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Since the year 2020, I have become increasingly aware of politics. Businesses who sell such products ranging from shampoo to clippers to soda have come out in favor of certain politicians. Every time I listen to the news, someone is bashing someone else simply for having a different perspective. Sadly, the hate and politicization witnessed on television has spilled into my everyday living. People in my social circles have also picked up their axes, and anyone who disagrees – let’s just hope they keep their opinions to themselves.
With more and more lines being drawn in the sand, as a Christian I’ve had to ask myself some important questions.
How can I continue to love those who spread hate?
Can I role model love for those around me, no matter our political differences?
Where is my focus: being loving or being right?
These questions help remind me of my priorities as a Christian. As Jesus so effectively outlined, the greatest deeds I can perform as a Christian are through love (Matthew 22:35-40). First, I am to love God, and secondly, I am to love others. More specifically, I am to love other people as I love myself.
“The second is like it: Love your neighbor as yourself.” (Matthew 22:39)
This has become especially important when considering what people are calling “cancel culture.” Even the name sounds a bit ominous. Remember the axes I said people are taking up? Well, those axes are not just for show.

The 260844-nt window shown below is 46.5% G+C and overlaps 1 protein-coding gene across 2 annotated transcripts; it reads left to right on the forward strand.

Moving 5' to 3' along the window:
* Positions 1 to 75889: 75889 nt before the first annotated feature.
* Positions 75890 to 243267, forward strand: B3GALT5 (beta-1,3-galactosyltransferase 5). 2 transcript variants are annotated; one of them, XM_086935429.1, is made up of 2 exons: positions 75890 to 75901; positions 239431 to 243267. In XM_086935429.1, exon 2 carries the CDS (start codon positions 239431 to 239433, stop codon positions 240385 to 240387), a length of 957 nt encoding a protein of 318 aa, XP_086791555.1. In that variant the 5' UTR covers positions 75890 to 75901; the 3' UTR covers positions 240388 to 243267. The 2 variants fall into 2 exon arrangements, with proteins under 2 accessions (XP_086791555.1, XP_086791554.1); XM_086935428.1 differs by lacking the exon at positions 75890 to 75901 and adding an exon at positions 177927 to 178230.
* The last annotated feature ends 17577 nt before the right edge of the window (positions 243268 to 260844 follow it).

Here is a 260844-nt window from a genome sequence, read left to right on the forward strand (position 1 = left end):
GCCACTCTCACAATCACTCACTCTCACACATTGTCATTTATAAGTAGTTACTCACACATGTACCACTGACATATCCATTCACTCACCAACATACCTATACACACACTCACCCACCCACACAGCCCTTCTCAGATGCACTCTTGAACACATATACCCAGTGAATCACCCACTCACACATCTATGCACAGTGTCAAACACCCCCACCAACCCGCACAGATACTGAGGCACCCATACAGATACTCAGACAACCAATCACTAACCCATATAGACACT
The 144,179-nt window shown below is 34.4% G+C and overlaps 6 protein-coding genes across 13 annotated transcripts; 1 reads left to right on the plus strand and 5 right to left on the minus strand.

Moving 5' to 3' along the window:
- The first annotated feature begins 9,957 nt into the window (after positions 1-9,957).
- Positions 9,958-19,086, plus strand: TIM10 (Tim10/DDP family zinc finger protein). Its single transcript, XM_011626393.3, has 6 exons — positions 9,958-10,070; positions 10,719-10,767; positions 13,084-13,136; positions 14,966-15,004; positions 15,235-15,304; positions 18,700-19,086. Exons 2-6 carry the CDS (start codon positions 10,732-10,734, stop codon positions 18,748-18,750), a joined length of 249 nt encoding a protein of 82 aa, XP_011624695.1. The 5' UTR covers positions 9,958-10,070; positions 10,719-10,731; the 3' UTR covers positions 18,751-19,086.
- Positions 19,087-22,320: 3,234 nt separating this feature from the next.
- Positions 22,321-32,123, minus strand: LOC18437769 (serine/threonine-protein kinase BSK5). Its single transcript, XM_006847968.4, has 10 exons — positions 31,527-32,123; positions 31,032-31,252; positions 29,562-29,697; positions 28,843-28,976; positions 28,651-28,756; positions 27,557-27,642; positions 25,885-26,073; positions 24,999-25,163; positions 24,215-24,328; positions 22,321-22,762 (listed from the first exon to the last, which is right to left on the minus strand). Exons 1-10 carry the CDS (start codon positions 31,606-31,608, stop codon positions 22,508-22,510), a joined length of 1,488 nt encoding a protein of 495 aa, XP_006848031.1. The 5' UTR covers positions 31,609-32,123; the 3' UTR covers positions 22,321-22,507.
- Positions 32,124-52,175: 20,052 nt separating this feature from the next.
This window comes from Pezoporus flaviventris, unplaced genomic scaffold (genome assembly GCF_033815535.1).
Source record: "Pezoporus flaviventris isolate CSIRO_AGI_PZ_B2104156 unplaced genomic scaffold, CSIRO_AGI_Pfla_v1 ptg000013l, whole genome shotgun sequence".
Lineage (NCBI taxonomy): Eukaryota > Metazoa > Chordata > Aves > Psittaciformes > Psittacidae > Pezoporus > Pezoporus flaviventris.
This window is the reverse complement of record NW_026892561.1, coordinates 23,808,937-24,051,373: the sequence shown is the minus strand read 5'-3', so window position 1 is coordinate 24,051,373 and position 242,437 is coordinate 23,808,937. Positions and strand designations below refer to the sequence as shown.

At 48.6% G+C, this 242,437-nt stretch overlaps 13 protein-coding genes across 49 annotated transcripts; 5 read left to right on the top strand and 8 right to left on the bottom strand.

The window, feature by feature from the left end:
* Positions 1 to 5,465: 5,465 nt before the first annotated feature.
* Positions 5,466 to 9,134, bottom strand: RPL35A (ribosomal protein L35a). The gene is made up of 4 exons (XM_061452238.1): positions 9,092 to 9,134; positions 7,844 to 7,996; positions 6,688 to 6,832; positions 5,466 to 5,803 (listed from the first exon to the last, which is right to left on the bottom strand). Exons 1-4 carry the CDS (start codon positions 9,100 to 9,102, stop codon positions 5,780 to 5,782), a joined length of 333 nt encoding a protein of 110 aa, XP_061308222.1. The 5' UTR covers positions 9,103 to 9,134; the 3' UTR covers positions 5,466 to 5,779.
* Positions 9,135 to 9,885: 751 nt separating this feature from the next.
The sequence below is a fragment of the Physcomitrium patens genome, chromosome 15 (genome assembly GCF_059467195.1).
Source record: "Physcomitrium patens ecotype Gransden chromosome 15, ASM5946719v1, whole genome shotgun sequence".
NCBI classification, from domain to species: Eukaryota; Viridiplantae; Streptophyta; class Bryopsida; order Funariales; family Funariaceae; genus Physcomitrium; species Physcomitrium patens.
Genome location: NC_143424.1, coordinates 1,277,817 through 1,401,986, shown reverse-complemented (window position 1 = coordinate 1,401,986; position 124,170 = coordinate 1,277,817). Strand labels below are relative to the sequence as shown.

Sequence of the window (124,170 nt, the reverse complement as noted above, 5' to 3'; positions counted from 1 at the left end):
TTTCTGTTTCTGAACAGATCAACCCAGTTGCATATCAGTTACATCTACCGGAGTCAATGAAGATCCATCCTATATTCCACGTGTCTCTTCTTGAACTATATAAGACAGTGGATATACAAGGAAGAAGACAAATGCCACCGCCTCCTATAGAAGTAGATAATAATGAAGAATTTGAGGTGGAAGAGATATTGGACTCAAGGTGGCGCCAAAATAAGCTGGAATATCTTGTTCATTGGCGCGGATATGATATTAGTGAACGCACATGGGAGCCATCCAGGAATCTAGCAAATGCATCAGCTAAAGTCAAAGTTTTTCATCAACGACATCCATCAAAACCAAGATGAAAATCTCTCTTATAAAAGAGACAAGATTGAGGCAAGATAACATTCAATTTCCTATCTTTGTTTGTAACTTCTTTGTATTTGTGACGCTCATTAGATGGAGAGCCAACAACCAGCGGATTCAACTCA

The lines are being drawn in the sand because people are being very strict about their social circles. Do anything that causes conflict, and you will be on the opposite side of that line. The issue with this approach is that everyone does something to cause conflict (Romans 3:23). Yet, only certain people get canceled.
Whether on social media, at work, or in social clubs – wherever there are people in today’s America – there is the potential for cancel culture. And where there is cancel culture, there is lack of love.
What Is Cancel Culture?
Despite what some say, cancel culture is not all that complicated, especially coming from a Christian perspective.
The perception that proponents of cancel culture give revolves around ideas of accountability and handing people due consequences for their actions. People are told to take responsibility for the bad things they do in the present and things they did in the past, even years ago.
Common examples are tweets of famous people “resurfacing” and them having to apologize.
As Christians, we know that all of us have sinned and made mistakes. Apologizing is a part of healing our relationships, as is repenting. All of this seems far enough.
Though the reality of cancel culture is much darker. As is often the case, people targeted by cancel culture have done wrong, but only what qualifies as wrong by a specific group of people. Therefore, the offense could be as simple as having a different opinion. People are not canceled for heinous acts such as murder or rape, instead, it is simply for thinking differently.
In the cases of “resurfaced” tweets, what this means is that someone took the effort to search for that information and then bring attention to that. Though most apologize for whatever they said in the past, the end result is usually a ruined reputation. They may be smeared with such labels as racist, transphobic, homophobic; the list goes on.
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Christians are not exempt from cancel culture. We could be on the receiving end or asked to participate. Then we will have to make a decision: to rebuke cancel culture or participate.
This should be an easy question for Christians to consider. Honestly, this should be an easy question for anyone. Let’s ask the question anyway – should Christians participate in cancel culture?